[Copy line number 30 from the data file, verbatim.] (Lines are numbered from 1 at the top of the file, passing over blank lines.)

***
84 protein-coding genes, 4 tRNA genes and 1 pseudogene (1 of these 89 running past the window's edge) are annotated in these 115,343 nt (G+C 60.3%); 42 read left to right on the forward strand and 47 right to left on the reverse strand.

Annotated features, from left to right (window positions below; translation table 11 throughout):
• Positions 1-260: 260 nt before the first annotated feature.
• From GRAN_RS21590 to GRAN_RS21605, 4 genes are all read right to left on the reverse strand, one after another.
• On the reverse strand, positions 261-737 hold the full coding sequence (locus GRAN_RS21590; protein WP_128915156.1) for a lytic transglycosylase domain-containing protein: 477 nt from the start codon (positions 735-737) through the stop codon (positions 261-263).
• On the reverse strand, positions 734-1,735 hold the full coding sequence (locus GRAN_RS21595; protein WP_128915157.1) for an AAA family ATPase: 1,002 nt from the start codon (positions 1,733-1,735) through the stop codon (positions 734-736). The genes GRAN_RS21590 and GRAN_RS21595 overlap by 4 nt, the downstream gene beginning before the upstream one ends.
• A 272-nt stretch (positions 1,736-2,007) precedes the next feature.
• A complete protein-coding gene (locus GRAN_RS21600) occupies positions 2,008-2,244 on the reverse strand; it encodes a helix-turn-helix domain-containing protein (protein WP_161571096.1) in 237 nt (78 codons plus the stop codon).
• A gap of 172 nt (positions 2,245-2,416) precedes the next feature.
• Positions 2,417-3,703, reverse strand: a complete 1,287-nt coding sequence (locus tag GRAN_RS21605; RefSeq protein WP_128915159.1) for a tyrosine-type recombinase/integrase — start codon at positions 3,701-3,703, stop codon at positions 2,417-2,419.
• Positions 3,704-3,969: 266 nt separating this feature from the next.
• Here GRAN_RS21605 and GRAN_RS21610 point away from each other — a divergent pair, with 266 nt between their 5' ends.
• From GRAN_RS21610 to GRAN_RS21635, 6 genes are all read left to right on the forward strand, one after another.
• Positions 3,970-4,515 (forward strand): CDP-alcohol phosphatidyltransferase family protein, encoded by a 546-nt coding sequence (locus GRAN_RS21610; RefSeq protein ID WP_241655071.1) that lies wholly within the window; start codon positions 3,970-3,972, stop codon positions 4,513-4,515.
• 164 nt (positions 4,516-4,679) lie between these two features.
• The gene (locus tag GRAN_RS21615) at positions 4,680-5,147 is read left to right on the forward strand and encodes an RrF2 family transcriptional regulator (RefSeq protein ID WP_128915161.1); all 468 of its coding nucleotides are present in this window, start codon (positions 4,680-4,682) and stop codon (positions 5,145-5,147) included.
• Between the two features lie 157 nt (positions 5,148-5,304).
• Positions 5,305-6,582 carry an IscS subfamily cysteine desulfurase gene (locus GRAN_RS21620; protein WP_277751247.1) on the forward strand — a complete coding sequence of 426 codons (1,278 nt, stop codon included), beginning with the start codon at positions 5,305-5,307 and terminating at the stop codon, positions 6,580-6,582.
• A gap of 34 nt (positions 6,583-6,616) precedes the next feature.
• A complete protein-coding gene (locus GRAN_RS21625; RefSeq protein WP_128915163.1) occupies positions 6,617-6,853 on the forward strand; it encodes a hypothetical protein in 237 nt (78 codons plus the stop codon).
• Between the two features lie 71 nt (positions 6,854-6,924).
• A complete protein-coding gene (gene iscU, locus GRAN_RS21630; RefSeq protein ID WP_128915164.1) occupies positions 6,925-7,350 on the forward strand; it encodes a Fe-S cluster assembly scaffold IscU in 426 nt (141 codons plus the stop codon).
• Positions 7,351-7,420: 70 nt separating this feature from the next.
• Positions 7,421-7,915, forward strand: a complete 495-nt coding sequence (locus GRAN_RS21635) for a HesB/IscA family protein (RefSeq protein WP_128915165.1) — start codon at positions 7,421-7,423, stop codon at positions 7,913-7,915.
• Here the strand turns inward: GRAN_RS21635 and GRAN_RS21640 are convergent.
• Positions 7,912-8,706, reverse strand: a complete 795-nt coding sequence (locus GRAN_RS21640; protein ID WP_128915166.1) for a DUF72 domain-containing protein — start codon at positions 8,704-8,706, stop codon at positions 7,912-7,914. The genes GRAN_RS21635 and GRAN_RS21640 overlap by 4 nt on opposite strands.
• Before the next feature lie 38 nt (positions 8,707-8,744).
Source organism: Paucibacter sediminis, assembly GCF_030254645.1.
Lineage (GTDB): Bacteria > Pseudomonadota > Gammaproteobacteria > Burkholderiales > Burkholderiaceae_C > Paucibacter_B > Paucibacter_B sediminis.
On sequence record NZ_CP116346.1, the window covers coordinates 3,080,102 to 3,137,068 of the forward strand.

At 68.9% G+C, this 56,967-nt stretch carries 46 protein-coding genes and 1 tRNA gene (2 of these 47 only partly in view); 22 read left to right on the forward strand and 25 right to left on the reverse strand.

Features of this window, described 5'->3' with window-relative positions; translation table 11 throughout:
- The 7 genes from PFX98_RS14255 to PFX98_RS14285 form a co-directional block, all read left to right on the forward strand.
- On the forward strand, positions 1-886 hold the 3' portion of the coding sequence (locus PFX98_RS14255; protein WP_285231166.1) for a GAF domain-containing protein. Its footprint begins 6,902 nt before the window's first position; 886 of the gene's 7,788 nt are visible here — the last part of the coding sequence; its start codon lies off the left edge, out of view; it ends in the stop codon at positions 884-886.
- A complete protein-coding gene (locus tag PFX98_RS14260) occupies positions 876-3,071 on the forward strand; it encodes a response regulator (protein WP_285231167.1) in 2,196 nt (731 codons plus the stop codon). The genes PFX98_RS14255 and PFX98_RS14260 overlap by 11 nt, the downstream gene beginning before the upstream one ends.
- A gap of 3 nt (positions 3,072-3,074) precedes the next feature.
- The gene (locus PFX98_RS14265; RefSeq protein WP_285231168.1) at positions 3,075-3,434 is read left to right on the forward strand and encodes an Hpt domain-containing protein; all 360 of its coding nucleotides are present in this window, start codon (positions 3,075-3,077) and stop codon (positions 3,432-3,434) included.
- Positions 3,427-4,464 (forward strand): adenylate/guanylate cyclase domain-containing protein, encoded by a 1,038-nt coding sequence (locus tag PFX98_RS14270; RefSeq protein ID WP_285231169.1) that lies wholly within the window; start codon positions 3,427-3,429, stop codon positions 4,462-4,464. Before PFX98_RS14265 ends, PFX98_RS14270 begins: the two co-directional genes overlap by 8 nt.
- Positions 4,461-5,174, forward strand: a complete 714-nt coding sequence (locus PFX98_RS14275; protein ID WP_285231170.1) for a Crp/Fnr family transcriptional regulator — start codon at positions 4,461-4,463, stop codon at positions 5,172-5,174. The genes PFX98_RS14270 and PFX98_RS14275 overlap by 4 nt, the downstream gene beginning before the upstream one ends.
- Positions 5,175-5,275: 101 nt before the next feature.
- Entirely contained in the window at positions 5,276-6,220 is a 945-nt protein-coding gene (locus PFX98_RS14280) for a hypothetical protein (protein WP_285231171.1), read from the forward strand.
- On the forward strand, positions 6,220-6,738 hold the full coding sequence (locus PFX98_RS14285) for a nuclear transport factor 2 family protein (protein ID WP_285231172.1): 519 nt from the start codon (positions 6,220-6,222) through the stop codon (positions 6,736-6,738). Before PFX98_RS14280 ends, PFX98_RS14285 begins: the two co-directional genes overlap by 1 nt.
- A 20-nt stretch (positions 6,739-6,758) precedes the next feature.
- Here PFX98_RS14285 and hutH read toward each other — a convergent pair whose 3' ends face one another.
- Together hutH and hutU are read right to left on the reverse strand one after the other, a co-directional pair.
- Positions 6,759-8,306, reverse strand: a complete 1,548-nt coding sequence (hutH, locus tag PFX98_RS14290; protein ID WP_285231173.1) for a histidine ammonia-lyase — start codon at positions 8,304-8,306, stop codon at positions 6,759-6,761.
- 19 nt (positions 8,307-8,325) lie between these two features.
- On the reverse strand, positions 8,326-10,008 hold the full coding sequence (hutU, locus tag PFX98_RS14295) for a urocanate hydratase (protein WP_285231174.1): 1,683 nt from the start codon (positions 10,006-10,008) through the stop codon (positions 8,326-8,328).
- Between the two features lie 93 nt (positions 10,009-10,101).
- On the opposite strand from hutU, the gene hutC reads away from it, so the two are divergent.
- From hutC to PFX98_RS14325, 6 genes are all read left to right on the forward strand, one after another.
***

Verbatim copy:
On sequence record NZ_CP116346.1, the window covers coordinates 3,080,102 to 3,137,068 of the forward strand.